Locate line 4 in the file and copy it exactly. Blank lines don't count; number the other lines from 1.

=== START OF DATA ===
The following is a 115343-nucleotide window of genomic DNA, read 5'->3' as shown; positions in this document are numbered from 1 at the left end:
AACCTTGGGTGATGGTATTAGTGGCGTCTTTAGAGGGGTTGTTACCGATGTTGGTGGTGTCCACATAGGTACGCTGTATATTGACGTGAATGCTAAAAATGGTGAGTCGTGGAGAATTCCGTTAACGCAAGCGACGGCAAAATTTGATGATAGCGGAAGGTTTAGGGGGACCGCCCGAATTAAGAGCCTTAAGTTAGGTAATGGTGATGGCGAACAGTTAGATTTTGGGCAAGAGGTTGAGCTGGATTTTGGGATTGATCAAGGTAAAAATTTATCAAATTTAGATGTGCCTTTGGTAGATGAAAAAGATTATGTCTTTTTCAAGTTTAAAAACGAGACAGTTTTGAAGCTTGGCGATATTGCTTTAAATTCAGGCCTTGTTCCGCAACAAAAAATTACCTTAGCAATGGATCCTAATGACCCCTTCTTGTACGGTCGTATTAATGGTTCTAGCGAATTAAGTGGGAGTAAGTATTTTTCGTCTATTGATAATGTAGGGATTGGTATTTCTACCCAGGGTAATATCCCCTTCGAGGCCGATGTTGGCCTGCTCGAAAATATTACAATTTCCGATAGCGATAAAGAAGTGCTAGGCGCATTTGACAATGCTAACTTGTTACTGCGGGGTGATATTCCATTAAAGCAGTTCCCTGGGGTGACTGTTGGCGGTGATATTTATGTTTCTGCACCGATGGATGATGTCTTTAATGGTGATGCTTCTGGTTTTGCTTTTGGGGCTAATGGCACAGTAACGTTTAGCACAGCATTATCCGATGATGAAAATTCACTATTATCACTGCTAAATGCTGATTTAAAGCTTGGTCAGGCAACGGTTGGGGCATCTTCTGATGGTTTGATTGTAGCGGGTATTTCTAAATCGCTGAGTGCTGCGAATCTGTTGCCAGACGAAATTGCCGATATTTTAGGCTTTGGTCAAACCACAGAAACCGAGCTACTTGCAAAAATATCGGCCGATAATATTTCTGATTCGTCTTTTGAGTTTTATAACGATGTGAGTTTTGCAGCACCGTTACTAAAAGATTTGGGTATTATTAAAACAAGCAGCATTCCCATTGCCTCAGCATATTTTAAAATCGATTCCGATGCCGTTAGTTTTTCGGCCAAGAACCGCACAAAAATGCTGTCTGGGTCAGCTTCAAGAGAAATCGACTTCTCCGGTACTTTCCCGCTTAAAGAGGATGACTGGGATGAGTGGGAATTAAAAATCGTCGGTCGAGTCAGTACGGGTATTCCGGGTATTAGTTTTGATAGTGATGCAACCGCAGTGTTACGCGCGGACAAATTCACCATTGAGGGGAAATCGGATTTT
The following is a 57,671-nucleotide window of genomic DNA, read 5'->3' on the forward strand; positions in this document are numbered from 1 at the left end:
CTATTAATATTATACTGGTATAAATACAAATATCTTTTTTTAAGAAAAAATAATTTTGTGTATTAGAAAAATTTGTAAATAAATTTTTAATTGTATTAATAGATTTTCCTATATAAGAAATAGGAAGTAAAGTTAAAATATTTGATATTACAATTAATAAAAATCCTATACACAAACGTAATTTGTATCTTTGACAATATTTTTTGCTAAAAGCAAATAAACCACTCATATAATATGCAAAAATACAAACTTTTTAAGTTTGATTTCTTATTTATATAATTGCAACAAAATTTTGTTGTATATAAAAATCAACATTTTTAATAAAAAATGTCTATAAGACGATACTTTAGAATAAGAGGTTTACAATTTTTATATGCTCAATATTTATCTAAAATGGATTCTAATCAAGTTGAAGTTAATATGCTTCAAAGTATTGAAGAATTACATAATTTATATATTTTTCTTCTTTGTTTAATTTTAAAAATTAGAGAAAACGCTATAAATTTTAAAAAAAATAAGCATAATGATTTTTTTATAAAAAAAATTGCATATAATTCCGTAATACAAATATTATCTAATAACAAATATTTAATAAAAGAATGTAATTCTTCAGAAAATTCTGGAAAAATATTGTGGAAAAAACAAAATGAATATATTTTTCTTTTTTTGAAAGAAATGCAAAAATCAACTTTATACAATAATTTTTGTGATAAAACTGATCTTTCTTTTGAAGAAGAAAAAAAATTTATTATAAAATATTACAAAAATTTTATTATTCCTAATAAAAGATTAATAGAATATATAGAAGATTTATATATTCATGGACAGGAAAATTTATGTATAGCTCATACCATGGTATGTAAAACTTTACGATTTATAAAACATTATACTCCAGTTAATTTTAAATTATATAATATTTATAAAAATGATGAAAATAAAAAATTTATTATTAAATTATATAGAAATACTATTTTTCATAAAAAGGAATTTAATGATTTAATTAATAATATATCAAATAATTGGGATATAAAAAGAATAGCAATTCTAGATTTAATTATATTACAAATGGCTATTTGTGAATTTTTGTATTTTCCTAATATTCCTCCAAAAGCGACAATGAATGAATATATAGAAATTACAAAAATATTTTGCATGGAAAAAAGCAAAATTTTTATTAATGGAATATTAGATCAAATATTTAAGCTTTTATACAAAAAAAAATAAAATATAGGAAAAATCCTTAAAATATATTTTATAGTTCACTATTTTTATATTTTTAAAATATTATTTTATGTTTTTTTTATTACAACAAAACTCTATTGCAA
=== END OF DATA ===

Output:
CTATTAATATTATACTGGTATAAATACAAATATCTTTTTTTAAGAAAAAATAATTTTGTGTATTAGAAAAATTTGTAAATAAATTTTTAATTGTATTAATAGATTTTCCTATATAAGAAATAGGAAGTAAAGTTAAAATATTTGATATTACAATTAATAAAAATCCTATACACAAACGTAATTTGTATCTTTGACAATATTTTTTGCTAAAAGCAAATAAACCACTCATATAATATGCAAAAATACAAACTTTTTAAGTTTGATTTCTTATTTATATAATTGCAACAAAATTTTGTTGTATATAAAAATCAACATTTTTAATAAAAAATGTCTATAAGACGATACTTTAGAATAAGAGGTTTACAATTTTTATATGCTCAATATTTATCTAAAATGGATTCTAATCAAGTTGAAGTTAATATGCTTCAAAGTATTGAAGAATTACATAATTTATATATTTTTCTTCTTTGTTTAATTTTAAAAATTAGAGAAAACGCTATAAATTTTAAAAAAAATAAGCATAATGATTTTTTTATAAAAAAAATTGCATATAATTCCGTAATACAAATATTATCTAATAACAAATATTTAATAAAAGAATGTAATTCTTCAGAAAATTCTGGAAAAATATTGTGGAAAAAACAAAATGAATATATTTTTCTTTTTTTGAAAGAAATGCAAAAATCAACTTTATACAATAATTTTTGTGATAAAACTGATCTTTCTTTTGAAGAAGAAAAAAAATTTATTATAAAATATTACAAAAATTTTATTATTCCTAATAAAAGATTAATAGAATATATAGAAGATTTATATATTCATGGACAGGAAAATTTATGTATAGCTCATACCATGGTATGTAAAACTTTACGATTTATAAAACATTATACTCCAGTTAATTTTAAATTATATAATATTTATAAAAATGATGAAAATAAAAAATTTATTATTAAATTATATAGAAATACTATTTTTCATAAAAAGGAATTTAATGATTTAATTAATAATATATCAAATAATTGGGATATAAAAAGAATAGCAATTCTAGATTTAATTATATTACAAATGGCTATTTGTGAATTTTTGTATTTTCCTAATATTCCTCCAAAAGCGACAATGAATGAATATATAGAAATTACAAAAATATTTTGCATGGAAAAAAGCAAAATTTTTATTAATGGAATATTAGATCAAATATTTAAGCTTTTATACAAAAAAAAATAAAATATAGGAAAAATCCTTAAAATATATTTTATAGTTCACTATTTTTATATTTTTAAAATATTATTTTATGTTTTTTTTATTACAACAAAACTCTATTGCAA